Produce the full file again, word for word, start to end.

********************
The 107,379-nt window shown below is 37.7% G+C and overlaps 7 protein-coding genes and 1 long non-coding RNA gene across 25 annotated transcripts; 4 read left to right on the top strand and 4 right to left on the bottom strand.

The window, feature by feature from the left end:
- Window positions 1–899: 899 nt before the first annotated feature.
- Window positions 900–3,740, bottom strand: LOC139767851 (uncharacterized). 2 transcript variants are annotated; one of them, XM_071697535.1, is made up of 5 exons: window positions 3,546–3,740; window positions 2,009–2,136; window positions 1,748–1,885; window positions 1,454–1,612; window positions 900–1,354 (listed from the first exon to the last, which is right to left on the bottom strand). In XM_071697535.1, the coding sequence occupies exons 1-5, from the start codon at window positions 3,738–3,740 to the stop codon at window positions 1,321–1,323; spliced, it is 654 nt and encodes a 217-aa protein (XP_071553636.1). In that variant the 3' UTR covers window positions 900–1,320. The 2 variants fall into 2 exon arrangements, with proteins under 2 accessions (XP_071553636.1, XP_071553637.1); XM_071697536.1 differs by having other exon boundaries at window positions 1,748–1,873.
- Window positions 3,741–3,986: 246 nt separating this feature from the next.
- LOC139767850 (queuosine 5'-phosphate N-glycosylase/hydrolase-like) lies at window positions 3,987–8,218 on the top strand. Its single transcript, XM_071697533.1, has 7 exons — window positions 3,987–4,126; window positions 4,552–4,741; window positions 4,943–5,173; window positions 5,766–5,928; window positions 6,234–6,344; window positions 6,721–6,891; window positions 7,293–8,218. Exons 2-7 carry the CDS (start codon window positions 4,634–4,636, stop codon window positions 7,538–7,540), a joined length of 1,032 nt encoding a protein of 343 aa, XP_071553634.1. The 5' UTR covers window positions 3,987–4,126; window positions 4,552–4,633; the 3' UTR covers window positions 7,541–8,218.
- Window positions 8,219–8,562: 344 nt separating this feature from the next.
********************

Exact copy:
The 107,379-nt window shown below is 37.7% G+C and overlaps 7 protein-coding genes and 1 long non-coding RNA gene across 25 annotated transcripts; 4 read left to right on the top strand and 4 right to left on the bottom strand.

The window, feature by feature from the left end:
- Window positions 1–899: 899 nt before the first annotated feature.
- Window positions 900–3,740, bottom strand: LOC139767851 (uncharacterized). 2 transcript variants are annotated; one of them, XM_071697535.1, is made up of 5 exons: window positions 3,546–3,740; window positions 2,009–2,136; window positions 1,748–1,885; window positions 1,454–1,612; window positions 900–1,354 (listed from the first exon to the last, which is right to left on the bottom strand). In XM_071697535.1, the coding sequence occupies exons 1-5, from the start codon at window positions 3,738–3,740 to the stop codon at window positions 1,321–1,323; spliced, it is 654 nt and encodes a 217-aa protein (XP_071553636.1). In that variant the 3' UTR covers window positions 900–1,320. The 2 variants fall into 2 exon arrangements, with proteins under 2 accessions (XP_071553636.1, XP_071553637.1); XM_071697536.1 differs by having other exon boundaries at window positions 1,748–1,873.
- Window positions 3,741–3,986: 246 nt separating this feature from the next.
- LOC139767850 (queuosine 5'-phosphate N-glycosylase/hydrolase-like) lies at window positions 3,987–8,218 on the top strand. Its single transcript, XM_071697533.1, has 7 exons — window positions 3,987–4,126; window positions 4,552–4,741; window positions 4,943–5,173; window positions 5,766–5,928; window positions 6,234–6,344; window positions 6,721–6,891; window positions 7,293–8,218. Exons 2-7 carry the CDS (start codon window positions 4,634–4,636, stop codon window positions 7,538–7,540), a joined length of 1,032 nt encoding a protein of 343 aa, XP_071553634.1. The 5' UTR covers window positions 3,987–4,126; window positions 4,552–4,633; the 3' UTR covers window positions 7,541–8,218.
- Window positions 8,219–8,562: 344 nt separating this feature from the next.